This bare landscape presents not a drop of available water, only a few patches of low brush, and tracks of rare wildlife passing through toward better places. A broad silt-gravel flat stretches between valley walls and rounded, isolated mounds of chalky shale. The mostly soft rock layers are gray, with accents of red, purple, and black. At certain levels on the valley the walls stand fields of hoodoos – clay pillars 2-3 feet high with overhanging sandstone caps.
Dimensions The flat is half a mile (1 km) wide, enclosed within 40 ft (12 m) high valley walls over a length of three miles (5 km). Isolated mounds are 5-40 ft (2-12 m) high, and tens to hundreds of feet (5-150 m) across.
Origin: Most of the ground here, ancient volcanic ash and shale, has been broken up and eroded away by impact of rain drops and sheets of running water during intense storms. Hoodoos are created where broken fragments of erosion-resistant sandstone literally act as umbrellas to shield the shale columns below.
The thin black layers are coal. The darkest reds are natural ceramics – clays that were fired by coal deposits that burned long ago.
Scattered across the flats are a few broken blocks and stumps of petrified wood, weathered out of the ash and coal. Loose dinosaur bones and teeth can also be found in this area.
DARK COAL LAYERS IN VALLEY WALL
FRAGMENTS OF BAKED CLAY
RIPPLES IN DRY STREAM BED
A narrow stream bed has cut down a few feet (1-2 m) into the broad valley flat, It is usually bone-dry, but runs occasionally with shallow flow fed by the more moderate rare storms. Fresh-looking ripple marks from those flows can last weeks after the bed again goes dry.
The valley walls extend out irregularly onto the flat, with many large and small spurs and inlets. Anyone walking close to the walls will find more and more of the surrounding terrain blocked from view.
Narrow slot-like ravines, cut into the valley sides, show the powerful erosive effects of intense rain runoff that sliced down through fractures in a thin sandstone cap and several feet/meters of soft shale. In places the walls of these clefts are so close, and the floors so irregular with fallen lumps of clay, that an explorer would need to squeeze and essentially climb horizontally, to penetrate further. The clay walls are crumbly, threatening further collapse. Many of these ravines end in small cave-like pipes extending several yards/meters into the shale, hollowed out by rainwater gushing from fractures.
The caps of hoodoos are relatively solid plates of sandstone, limestone, or baked-clay ceramic. Most of the larger caps are stable to stand or sit on, but some have narrow enough clay columns below to give way, especially when the weight is placed off-center.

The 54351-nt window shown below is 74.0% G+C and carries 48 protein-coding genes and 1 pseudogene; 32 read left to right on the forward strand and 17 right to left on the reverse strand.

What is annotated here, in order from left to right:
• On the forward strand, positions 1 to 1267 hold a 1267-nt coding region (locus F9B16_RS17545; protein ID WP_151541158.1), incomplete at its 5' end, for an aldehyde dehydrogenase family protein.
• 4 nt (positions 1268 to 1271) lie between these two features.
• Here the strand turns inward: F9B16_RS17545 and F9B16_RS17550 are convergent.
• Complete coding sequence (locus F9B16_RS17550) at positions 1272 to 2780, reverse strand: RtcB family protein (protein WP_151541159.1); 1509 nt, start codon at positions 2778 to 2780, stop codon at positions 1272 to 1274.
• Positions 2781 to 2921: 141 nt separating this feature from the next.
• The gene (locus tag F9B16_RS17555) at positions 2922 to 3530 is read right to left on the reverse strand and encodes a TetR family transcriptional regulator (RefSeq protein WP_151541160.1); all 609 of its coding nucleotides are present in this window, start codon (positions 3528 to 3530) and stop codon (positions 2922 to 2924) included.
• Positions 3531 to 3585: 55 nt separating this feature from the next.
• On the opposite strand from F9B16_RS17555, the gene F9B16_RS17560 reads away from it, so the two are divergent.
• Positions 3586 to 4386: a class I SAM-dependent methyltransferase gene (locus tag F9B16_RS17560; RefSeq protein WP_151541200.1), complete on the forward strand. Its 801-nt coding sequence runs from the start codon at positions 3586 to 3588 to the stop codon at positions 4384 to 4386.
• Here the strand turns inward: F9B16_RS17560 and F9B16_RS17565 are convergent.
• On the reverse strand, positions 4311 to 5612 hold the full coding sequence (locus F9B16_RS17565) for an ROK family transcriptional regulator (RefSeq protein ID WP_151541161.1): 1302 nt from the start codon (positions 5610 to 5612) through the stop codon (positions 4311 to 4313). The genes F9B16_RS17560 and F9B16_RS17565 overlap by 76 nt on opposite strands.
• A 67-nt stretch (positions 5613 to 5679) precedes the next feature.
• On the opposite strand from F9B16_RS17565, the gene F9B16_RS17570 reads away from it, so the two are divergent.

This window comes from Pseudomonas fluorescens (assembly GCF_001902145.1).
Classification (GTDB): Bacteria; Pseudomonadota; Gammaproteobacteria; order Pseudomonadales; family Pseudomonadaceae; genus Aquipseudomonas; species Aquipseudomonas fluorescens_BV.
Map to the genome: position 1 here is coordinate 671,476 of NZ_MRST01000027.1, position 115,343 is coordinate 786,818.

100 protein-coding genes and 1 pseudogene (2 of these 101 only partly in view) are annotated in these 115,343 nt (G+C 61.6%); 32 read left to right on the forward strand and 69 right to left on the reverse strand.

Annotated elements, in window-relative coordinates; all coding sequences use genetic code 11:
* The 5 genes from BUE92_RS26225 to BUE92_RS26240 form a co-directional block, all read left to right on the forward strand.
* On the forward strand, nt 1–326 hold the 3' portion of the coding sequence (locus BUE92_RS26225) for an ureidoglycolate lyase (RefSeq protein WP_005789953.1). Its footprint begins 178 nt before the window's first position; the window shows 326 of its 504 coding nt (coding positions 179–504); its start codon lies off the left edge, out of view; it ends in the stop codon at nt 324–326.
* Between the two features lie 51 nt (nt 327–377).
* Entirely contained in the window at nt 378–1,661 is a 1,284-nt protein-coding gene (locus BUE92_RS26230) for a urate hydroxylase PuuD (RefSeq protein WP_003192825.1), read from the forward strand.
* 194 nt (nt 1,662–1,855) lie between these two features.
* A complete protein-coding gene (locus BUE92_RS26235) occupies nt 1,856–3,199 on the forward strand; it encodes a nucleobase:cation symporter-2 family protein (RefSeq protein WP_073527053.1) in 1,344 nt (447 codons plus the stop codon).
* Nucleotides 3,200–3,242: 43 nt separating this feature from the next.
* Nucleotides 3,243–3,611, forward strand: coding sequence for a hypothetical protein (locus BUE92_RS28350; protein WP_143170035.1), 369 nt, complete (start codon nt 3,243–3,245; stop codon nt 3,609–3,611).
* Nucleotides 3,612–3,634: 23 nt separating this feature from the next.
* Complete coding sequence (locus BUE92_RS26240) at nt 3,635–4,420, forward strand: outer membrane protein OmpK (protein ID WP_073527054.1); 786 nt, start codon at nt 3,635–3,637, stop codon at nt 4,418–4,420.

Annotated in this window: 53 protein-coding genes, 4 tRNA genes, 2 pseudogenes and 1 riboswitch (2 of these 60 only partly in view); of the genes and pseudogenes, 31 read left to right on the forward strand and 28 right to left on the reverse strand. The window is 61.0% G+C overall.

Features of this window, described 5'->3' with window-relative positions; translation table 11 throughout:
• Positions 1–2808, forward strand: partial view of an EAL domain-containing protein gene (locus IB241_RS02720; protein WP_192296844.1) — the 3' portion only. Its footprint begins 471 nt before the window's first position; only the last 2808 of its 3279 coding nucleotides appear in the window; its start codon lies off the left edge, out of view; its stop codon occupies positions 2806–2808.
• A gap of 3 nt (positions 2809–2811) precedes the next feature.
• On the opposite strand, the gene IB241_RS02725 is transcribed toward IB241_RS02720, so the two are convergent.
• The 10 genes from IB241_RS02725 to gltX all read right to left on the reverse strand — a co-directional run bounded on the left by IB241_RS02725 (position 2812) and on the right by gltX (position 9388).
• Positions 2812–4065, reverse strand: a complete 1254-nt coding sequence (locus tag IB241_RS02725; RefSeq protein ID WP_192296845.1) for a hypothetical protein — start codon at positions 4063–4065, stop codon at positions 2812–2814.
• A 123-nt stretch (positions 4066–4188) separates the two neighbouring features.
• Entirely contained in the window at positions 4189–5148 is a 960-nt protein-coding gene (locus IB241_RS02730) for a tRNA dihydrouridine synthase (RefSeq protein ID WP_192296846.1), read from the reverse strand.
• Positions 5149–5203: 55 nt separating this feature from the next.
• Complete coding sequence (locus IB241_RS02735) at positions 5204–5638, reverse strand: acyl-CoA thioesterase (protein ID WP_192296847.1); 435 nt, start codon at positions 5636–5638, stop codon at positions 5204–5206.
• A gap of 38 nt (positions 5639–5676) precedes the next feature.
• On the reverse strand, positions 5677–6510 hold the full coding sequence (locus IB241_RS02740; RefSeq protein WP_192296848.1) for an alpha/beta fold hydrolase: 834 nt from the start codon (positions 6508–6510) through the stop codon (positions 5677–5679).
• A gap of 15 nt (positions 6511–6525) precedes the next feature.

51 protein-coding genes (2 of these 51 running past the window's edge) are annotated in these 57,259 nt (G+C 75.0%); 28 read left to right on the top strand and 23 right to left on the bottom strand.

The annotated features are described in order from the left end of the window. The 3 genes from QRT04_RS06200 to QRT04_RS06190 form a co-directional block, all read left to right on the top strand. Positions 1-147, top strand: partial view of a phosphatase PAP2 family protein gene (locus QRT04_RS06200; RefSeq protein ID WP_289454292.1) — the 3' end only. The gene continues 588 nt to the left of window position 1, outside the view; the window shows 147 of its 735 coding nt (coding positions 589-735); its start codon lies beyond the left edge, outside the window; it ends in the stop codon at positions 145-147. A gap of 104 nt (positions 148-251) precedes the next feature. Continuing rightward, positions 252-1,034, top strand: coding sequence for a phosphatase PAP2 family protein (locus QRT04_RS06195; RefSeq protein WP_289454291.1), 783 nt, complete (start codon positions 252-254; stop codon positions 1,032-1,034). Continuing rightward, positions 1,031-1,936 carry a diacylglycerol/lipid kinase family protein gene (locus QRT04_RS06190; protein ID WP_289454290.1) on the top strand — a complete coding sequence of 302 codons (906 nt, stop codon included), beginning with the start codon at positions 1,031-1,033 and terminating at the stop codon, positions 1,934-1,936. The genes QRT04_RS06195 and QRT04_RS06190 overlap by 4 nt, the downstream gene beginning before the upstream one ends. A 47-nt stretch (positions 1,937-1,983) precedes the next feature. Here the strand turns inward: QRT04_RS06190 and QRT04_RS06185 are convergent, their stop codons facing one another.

Further upslope from the rims of valley walls, a sandstone layer becomes an unbroken shelf, the even base for a low forest of blocks on pillars, fragmented pieces of the next higher bed of stable rock. Ranks of hoodoos appear in this manner several times, until the ground ascends to the dry grassland that is the more typical face of the surrounding region.
This desolate terrain evokes weird occurrences.
People may come to this area to collect the unusual mineral and fossil deposits.
This is a good setting for a stealthy tracking session or a wild, noisy pursuit. An approaching storm could provide a ticking clock. Seeking someone who has disappeared into this landscape, whether for rescue or capture, will involve uncomfortable climbs and descents, tedious walks across broad flats from one valley edge to another, and possibly ventures into tight crumbling places. Because of the difficulty surviving in this landscape, a need for haste may lead the pursuer to carelessness.
During an intense storm, this normally quiet area will change. Raindrops and hailstones will bounce high off the bare ground, and portions of the ground surface will become slick sheets of mud, slowly flowing downhill. The narrow slot ravines and pipe caves at their heads will be especially dangerous places, with gushing water and collapsing walls.
A character seeking shelter from an impending rainstorm/hailstorm might spy an unusually large hoodoo overhang, and witness the violent weather from beneath that ‘umbrella’.
Wearing away of clay during a storm may uncover small pieces of dinosaur bones, which may collect in water flow paths.
Because of the irregular spurs and deep inlets of the valley edges, a tricky climb up a well-placed clay dome or ridge may be needed to survey even adjacent low ground.
To climb the valley walls, it is best to scale the relatively low-sloping, but still challenging, tips of the spurs. Ascending the crumbly, near-vertical walls within recesses of a slot ravine is impossible.
It is easy to become lost in this terrain. Things that look like landmarks are much less distinctive when seen from another direction.
Someone disoriented out on the open flat might happen on the dry stream bed, and get a clue to the right direction of escape by seeing some ripple marks there. These tiny mounds and ridges have steeper edges on the downstream side.
Some portions of the valley walls are near-vertical, presenting no low-angle spurs to ease ascent. They do commonly have thin, hand-deep clefts etched into the shale by runnels of rainwater, which might provide some purchase for climbing. This type of obstacle might be presented as a challenge in foot-messenger skill training or a rite of passage.
Nearby locals could have a custom of competitive balancing, racing or fighting on the caps of the hoodoos.
Small creatures, sentries, cameras or other machines, could hide between/behind the hoodoos, or camouflage themselves as hoodoos.
Chain O' Lakes State Park, northern Indiana. Water exploration of the lake system is served by a Dept. of Natural Resources canoe and kayak livery, as well as several boat launches.